The calcaneal tendon, also known as the achilles tendon, attaches the plantaris, gastrocnemius and soleus muscles to the calcaneus (heel bone). Clinically, patients can suffer from tendonitis or even tendon rupture at this location.
The superficial posterior compartment of the leg is comprised of the gastrocnemius, soleus and plantaris. All of these superficial muscles form the "calf" shape of the lower leg and insert into the calcaneal tendon.
The gastrocnemius is a very powerful, bulging muscle in the posterior leg. It acts to flex the leg at the knee, along with plantarflex the foot at the ankle. It has two heads, which originate at the lateral and medial condyles of the femur, and insert into the calcaneal tendon.
The soleus is a large, powerful muscle in the superficial compartment of the posterior leg. It lies deep to the gastrocnemius, and works to aid walking and running, as its function is to allow plantarflexion at the ankle. This muscle also works to pump venous blood back to the heart from the lower extremities.
The plantaris is a superficial posterior leg muscle found in the crural compartment. It has a thin belly and long, thin tendon. This muscle works to flex the knee and plantarflex the ankle. It originates at lateral supracondylar line of the femur, inserting in the medial calcaneus. It is absent in 7-10% of the population.
The deep posterior compartment of the leg contains four muscles; the popliteus, flexor digitorum longus, tibialis posterior and flexor hallicus longus. These muscles work on the ankle and foot, with exception to the popliteus which acts on the knee.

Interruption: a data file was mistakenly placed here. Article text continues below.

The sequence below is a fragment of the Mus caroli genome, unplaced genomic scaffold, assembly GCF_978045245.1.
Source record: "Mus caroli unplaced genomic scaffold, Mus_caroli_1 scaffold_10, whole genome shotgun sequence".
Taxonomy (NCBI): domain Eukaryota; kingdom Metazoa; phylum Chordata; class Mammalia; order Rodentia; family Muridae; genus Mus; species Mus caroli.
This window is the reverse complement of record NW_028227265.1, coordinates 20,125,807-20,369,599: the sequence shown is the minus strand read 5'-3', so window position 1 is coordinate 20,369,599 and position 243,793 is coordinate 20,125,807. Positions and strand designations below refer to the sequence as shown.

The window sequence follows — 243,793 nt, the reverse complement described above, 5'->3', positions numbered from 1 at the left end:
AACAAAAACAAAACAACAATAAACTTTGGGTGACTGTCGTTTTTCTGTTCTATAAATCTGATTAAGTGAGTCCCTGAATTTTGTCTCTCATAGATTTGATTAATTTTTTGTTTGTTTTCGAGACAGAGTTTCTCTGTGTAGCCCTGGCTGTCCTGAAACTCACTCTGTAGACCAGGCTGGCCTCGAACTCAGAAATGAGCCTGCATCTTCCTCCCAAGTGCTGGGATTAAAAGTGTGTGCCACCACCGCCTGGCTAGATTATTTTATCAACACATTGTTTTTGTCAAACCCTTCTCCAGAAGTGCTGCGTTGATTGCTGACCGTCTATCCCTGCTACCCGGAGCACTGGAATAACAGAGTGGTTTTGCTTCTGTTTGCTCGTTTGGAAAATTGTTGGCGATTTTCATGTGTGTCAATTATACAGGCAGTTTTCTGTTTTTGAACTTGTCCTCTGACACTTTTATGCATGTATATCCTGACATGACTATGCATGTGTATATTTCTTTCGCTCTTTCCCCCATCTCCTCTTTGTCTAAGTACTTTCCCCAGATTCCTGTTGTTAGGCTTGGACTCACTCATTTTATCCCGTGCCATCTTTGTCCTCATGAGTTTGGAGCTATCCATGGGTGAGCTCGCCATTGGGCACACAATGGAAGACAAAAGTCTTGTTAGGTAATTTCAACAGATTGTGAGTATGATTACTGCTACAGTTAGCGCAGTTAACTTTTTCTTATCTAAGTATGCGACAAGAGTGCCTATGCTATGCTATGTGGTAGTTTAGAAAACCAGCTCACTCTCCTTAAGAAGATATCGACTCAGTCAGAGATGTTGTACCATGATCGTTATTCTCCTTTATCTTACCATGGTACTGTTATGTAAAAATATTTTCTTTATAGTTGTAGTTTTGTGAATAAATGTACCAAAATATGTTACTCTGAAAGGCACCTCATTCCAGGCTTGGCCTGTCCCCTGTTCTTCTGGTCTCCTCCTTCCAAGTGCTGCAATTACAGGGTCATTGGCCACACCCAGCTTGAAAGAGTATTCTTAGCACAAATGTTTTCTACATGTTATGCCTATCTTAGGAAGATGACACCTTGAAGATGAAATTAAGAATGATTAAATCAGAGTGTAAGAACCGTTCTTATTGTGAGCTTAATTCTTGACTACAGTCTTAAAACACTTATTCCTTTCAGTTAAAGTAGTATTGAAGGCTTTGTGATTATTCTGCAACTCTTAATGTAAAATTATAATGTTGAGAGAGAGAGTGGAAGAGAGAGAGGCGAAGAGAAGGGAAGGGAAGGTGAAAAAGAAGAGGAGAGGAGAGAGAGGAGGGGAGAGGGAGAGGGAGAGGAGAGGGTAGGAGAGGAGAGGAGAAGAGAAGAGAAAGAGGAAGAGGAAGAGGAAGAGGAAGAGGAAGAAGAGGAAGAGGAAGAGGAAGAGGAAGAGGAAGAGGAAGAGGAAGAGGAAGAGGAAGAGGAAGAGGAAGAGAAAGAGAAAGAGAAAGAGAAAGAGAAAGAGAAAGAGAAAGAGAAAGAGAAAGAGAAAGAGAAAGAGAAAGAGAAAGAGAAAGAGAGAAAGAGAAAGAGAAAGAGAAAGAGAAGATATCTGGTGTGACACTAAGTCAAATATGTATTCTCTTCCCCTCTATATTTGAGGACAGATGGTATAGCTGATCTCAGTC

The popliteus is the only deep fascia posterior leg muscle which works on the knee. It laterally rotates the femur on the tibia, "unlocking" the joint so that flexion can occur (during walking, standing, running).
The tibialis posterior is located in the deep posterior leg compartment, and is key for leg stability. Its actions are to invert and plantarflex the foot, as well as maintain the medial arch of the foot. It is the deepest of the four muscles in this compartment, and it originates from the interosseous membranes of the tibia and fibula, inserting into the plantar surface of the tarsal bones.
The flexor digitorum longus is a thin and pointed muscle which increases in size as it descends. It is located medially, next to the tibia and works to curl (flex) the 2nd, 3rd, 4th, and 5th toes.
Another deep posterior leg compartment muscle is the flexor hallucis longus, which is the most powerful of its deep counterparts. It sits on the fibular side of the leg, which is more lateral. This is slightly counterintuitive, as it is opposite of the great toe, which it acts to flex.
The tibial nerve, which is a terminal branch of the sciatic nerve, innervates all of the muscles in the superficial posterior and deep posterior leg compartments.
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